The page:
CookingChinchillas said... [Reply to comment]

To me it looks like icing sugar,some shortening and egg white frosting.

Annie said... [Reply to comment]

I don't know what it is off hand but I have some old cookbooks from my Grandmother that I would be more than happy to look through. BTW what a sweet picture!

pajamachef said... [Reply to comment]

huh, i have some old cookbooks & will look and see what i can find.

Damaris said... [Reply to comment]

I have no idea but I wanted to say I {heart} you Mary for your awesomeness of a post. You're so cool!
xoxo

Annie said... [Reply to comment]

I couldn't find anything in my cookbooks :(

Phoebe said... [Reply to comment]

Thanks so much to Mary for taking this on & for all the great suggestions! I really appreciate it!

Anyway, I tried the under-whipped 7-min frosting idea tonight and the results were underwhelming. I think I must have under-under-whipped it, the cake should have been covered with a cold, rough base coat of something, or the frosting required some fat to give it body. Anyway, it all kind of ran together. I drizzled it carefully from high above it & it looked pretty good for a moment but very quickly it all oozed into a smooth coating.

Tomorrow I'll try the recipe with milk & butter. Poured fondant sounds like a good idea too.

susan said... [Reply to comment]

http://www.homemade-dessert-recipes.com/icing-recipes.html Hope this helps find the cake that your clients Granny had!

c said... [Reply to comment]

I'm totally intrigued. Have you tried the SeriousEats forum with your question? If you don't have an account, it's easy to sign up-- or I'll gladly ask for you and link to your post!

c said... [Reply to comment]

It's just so odd-- if it could be poured, the density of the icing wouldn't allow that kind of definition of the ripples! I'm thinking that a thinnish icing would have to be poured multiple times, perhaps 4-5 layers, to make that kind of effect. The trouble is what recipe for the icing... But I might be totally off with my guess!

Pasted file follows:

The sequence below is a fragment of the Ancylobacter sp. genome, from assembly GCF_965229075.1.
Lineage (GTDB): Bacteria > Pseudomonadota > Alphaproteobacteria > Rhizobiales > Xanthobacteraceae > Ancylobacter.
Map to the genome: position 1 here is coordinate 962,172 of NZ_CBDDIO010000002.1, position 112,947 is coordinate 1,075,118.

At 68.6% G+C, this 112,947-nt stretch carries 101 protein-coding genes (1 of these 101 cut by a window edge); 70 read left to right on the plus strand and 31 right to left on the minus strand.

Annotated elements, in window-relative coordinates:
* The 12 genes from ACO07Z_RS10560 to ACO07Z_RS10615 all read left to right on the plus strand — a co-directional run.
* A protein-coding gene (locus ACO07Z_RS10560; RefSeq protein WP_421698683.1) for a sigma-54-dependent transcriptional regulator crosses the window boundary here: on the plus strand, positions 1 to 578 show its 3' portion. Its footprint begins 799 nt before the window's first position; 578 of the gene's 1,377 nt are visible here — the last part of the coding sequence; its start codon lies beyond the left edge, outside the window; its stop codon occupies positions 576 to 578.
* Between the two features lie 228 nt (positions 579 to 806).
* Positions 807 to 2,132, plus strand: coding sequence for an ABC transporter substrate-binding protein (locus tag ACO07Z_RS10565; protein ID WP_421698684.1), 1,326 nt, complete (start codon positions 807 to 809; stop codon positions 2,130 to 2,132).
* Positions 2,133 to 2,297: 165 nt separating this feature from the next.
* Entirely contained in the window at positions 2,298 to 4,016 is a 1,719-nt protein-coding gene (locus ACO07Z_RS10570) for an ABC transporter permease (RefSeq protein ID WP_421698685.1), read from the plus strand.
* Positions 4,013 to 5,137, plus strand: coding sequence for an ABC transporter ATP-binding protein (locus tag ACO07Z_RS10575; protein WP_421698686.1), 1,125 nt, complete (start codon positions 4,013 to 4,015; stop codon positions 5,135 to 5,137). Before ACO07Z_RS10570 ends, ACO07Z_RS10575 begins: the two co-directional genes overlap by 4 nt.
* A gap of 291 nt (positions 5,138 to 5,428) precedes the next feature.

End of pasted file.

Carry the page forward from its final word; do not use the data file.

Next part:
MrsD said... [Reply to comment]

I do hope you make another post about this...totally looks fun.

Pepi said... [Reply to comment]

There is a blog called lostrecipesfound.com and they will try to find this recipe for you. They seem to find everything they try to. Good luck!

Jane said... [Reply to comment]

You mentioned that the icing quickly hardened after being poured. Do you suppose this was a thick royal icing? That's certainly pourable, and heaven knows it starts to harden quickly. Maybe dripping layers of it formed the odd ridges?

Lena said... [Reply to comment]

I'm probably waaaay too late, but i figured I'd leave a comment anyhow. I googled around and came across a couple recipes that seem close to what is being described:

White Mountain Frosting
1 cup sugar
1/3 cup boiling water
1 teaspoon vanilla or 1/2 tablespoon lemon juice
Whites 2 eggs

Put sugar and water in saucepan, and stir to prevent sugar from adhering to saucepan; heat gradually to boiling-point, and boil without stirring until syrup will thread when dripped from tip of spoon or tines of silver fork. Pour syrup gradually on beaten white of egg, beating mixture constantly, and continue beating until of right consistency to spread; then add flavoring and pour over cake, spreading evenly with back of spoon. Crease as soon as firm. If not beaten long enough, frosting will run; if beaten too long, it will not be smooth. Frosting beaten too long may be improved by adding a few drops of lemon juice or boiling water. This frosting is soft inside and has a glossy surface."


Boiled icing
One cup of sugar (granulated), quarter cup of water (cold), one egg (only white, beaten stiff). Put water on sugar in a saucepan and let it boil until it threads. Then remove from fire and pour over the stiff white, beaten until it thickens. Put on the cake at once."

These both came from this site: http://www.foodtimeline.org/foodcakes.html. It has a lot of old recipes starting from the 1800s. It's a really interesting read. Anyways, hope this helped a little.